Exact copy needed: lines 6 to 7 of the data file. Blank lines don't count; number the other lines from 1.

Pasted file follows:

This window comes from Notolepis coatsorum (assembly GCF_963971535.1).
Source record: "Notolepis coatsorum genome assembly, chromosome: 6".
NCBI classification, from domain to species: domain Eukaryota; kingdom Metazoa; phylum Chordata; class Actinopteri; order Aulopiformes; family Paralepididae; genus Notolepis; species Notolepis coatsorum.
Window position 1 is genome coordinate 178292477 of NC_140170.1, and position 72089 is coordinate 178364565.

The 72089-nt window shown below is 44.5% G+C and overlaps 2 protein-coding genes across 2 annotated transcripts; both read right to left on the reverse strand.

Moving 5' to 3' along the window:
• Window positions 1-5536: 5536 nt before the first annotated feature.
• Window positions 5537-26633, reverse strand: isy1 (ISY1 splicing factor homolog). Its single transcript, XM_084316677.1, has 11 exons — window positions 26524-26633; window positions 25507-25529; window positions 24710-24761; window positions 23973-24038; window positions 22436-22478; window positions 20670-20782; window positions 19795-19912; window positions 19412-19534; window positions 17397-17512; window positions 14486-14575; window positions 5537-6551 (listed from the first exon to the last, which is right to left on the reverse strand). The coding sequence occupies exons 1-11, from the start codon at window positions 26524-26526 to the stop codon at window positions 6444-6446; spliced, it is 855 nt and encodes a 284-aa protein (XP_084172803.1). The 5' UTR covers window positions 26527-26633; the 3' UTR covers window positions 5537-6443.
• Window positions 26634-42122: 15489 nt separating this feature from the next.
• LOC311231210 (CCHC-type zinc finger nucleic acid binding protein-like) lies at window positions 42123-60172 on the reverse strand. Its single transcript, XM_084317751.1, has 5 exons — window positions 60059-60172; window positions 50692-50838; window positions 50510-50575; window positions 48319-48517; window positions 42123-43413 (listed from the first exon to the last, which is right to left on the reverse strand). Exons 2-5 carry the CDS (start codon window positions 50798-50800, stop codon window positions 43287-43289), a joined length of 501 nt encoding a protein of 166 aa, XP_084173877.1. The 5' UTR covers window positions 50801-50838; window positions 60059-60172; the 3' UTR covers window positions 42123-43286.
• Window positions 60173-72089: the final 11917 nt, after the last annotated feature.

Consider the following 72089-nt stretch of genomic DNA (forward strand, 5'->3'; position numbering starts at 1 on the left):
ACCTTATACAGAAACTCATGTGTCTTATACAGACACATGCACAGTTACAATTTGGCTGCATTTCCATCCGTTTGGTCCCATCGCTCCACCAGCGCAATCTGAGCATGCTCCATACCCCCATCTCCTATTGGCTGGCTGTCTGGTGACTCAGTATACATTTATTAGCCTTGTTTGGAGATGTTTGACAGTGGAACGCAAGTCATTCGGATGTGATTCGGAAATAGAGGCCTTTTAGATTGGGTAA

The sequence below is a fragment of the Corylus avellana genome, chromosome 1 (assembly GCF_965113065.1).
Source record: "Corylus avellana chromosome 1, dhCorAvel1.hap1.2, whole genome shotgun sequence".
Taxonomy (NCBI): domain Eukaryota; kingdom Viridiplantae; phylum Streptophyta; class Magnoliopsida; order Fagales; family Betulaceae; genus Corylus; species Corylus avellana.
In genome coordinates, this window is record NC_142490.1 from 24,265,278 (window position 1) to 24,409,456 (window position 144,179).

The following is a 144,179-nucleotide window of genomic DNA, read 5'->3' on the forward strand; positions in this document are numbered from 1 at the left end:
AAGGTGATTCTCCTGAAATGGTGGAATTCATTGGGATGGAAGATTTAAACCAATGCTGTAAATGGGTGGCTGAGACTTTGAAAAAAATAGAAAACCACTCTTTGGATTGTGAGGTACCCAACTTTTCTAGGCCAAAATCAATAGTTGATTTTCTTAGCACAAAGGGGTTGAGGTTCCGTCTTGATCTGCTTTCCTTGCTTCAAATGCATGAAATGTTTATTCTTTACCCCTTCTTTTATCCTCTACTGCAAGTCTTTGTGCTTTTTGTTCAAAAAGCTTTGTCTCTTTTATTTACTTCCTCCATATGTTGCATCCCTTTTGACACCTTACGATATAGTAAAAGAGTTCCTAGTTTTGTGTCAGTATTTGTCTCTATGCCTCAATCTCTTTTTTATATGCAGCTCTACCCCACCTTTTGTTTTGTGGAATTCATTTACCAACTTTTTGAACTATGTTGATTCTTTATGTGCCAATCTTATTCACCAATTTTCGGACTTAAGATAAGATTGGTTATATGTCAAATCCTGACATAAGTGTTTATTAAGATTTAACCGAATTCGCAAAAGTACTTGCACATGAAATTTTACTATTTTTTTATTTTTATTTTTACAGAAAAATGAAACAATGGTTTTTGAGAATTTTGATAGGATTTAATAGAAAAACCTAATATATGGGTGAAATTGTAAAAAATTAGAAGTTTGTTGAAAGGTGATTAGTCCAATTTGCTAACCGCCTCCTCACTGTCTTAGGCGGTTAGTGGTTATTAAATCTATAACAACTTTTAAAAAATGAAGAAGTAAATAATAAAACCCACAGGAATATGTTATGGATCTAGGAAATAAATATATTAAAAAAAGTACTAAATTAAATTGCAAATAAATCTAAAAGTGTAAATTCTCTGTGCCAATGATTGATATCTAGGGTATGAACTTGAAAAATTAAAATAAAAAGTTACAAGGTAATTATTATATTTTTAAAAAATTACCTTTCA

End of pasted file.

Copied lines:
Moving 5' to 3' along the window:
• Window positions 1-5536: 5536 nt before the first annotated feature.